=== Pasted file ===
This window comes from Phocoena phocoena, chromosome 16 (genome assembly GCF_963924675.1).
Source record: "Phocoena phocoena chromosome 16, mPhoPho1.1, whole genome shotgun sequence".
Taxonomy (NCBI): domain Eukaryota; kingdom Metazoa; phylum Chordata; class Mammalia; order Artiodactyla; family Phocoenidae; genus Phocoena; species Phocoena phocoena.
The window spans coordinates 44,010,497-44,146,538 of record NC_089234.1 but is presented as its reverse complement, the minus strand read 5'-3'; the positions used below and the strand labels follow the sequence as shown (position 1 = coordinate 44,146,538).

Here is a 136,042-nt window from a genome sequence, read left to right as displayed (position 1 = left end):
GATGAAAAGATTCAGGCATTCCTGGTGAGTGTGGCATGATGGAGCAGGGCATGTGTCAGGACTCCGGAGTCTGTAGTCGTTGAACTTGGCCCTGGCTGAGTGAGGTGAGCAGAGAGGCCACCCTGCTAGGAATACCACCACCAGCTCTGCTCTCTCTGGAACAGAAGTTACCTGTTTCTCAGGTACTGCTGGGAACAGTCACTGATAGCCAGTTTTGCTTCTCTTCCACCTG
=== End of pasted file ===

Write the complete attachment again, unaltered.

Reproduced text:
This window comes from Phocoena phocoena, chromosome 16 (genome assembly GCF_963924675.1).
Source record: "Phocoena phocoena chromosome 16, mPhoPho1.1, whole genome shotgun sequence".
Taxonomy (NCBI): domain Eukaryota; kingdom Metazoa; phylum Chordata; class Mammalia; order Artiodactyla; family Phocoenidae; genus Phocoena; species Phocoena phocoena.
The window spans coordinates 44,010,497-44,146,538 of record NC_089234.1 but is presented as its reverse complement, the minus strand read 5'-3'; the positions used below and the strand labels follow the sequence as shown (position 1 = coordinate 44,146,538).

Here is a 136,042-nt window from a genome sequence, read left to right as displayed (position 1 = left end):
GATGAAAAGATTCAGGCATTCCTGGTGAGTGTGGCATGATGGAGCAGGGCATGTGTCAGGACTCCGGAGTCTGTAGTCGTTGAACTTGGCCCTGGCTGAGTGAGGTGAGCAGAGAGGCCACCCTGCTAGGAATACCACCACCAGCTCTGCTCTCTCTGGAACAGAAGTTACCTGTTTCTCAGGTACTGCTGGGAACAGTCACTGATAGCCAGTTTTGCTTCTCTTCCACCTG